Video gaming is about to get a lot more sensational

New tactile technology featuring 'virtual actuators' allows gamers to feel physical sensations such as flying, falling or shrinking.

August 21, 2011 10:41
1 minute read.
A new tactile technology for gamers

Surround Haptics. (photo credit: Surround Haptics )


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Disney Research has developed a new tactile technology that allows video game players and film viewers to feel physical sensations, like a finger being drawn against skin or the movement of a car.

The technology, called Surround Haptics is based on psychophysical experimentation and new models of tactile perception.

Disney is set to  demonstrate Surround Haptics Aug. 7-11 at the Emerging Technology Exhibition at SIGGRAPH 2011, the International Conference on Computer Graphics and Interactive Techniques in Vancouver.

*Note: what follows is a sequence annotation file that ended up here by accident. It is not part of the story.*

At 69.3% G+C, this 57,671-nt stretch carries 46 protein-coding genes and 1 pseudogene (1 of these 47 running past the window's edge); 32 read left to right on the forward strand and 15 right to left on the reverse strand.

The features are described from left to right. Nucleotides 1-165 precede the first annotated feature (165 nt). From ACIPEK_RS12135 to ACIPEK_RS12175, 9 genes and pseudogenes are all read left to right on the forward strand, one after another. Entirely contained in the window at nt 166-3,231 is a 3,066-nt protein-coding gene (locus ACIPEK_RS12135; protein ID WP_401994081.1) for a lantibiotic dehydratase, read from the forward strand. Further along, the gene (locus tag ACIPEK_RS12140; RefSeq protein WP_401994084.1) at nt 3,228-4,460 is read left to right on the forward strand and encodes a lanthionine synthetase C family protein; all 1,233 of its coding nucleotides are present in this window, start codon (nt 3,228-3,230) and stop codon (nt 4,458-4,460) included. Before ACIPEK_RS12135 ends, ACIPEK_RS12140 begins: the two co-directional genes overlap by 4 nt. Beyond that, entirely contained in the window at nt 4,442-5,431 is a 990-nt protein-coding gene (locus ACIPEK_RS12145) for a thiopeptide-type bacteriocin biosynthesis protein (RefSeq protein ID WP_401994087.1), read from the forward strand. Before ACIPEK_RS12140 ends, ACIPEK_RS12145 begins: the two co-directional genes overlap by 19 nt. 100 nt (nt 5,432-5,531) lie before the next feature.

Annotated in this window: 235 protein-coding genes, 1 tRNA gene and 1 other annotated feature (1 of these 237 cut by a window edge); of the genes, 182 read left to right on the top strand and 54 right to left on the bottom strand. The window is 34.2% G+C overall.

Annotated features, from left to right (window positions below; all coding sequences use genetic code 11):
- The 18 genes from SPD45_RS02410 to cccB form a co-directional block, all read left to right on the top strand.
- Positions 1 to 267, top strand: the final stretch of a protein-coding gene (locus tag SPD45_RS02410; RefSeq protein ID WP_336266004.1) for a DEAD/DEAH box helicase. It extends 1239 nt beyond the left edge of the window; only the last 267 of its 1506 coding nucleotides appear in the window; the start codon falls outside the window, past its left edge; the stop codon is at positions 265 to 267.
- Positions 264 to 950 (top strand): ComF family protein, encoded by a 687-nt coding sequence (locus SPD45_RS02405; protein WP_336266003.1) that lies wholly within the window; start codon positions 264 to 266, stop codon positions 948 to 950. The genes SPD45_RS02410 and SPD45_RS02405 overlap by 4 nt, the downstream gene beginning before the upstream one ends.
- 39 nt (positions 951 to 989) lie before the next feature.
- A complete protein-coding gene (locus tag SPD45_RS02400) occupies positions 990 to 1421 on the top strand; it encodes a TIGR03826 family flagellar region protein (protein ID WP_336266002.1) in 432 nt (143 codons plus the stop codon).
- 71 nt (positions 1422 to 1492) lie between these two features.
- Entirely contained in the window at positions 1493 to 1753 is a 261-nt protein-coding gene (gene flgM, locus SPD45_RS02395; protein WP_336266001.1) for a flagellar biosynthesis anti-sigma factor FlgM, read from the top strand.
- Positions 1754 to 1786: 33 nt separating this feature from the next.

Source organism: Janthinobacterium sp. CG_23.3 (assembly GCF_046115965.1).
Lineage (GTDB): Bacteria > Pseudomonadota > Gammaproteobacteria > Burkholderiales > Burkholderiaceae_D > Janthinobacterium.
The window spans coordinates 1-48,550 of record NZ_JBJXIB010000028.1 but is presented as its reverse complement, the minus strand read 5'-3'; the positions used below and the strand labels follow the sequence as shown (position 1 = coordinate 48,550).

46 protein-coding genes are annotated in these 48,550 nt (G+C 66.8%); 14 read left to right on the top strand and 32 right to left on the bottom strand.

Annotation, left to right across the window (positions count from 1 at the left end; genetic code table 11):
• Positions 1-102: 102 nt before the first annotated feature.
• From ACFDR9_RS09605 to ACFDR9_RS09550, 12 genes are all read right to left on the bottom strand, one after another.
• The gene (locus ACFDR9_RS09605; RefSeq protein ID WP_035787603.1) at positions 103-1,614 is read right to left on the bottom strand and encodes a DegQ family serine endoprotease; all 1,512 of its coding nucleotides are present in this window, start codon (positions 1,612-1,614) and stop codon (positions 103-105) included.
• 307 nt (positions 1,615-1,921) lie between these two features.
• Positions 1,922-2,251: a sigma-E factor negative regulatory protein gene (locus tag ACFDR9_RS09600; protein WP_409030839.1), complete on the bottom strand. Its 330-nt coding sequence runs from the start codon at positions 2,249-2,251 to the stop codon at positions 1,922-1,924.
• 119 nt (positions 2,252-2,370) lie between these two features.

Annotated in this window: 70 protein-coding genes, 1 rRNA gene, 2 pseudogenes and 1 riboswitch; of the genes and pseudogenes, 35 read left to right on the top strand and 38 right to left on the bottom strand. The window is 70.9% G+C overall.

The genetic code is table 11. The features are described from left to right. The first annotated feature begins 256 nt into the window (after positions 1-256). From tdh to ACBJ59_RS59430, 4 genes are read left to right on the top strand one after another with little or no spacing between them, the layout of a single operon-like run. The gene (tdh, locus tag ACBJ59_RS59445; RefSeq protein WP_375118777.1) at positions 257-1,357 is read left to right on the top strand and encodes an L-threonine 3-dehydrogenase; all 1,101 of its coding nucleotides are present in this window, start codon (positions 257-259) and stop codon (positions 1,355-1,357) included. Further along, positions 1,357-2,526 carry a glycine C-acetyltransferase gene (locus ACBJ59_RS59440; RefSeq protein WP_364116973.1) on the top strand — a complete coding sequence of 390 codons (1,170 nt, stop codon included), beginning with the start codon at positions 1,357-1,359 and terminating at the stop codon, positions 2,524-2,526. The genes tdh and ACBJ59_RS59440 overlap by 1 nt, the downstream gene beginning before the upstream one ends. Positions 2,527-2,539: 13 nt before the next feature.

The demonstration, developed with Carnegie Mellon University,  will showcase the technology in a high-intensity driving simular game in collaboration with Disney’s Black Rock Studio.

Players sit in a chair with vibrating actuators, the technology will enable them to feel road bumps and objects falling on the car, skidding and braking.

"Although we have only implemented Surround Haptics with a gaming chair to date, the technology can be easily embedded into clothing, gloves, sports equipment and mobile computing devices," said Ivan Poupyrev, senior research scientist at DRP, who invented and developed Surround Haptics with Ali Israr, also of DRP. "This technology has the capability of enhancing the perception of flying or falling, of shrinking or growing, of feeling bugs creeping on your skin. The possibilities are endless."

Researchers designed an algorithm for vibrating actuators by way of creating “virtual actuators” within the grid of actuators. As a result, users can feel discrete motions such as a finger tracing a pattern on skin.

Beyond the user enhancement of interactive games, movies and music, Surround Haptics' technology can be applied to a new means of communication for the blind, emergency workers, vehicle operators and athletes.

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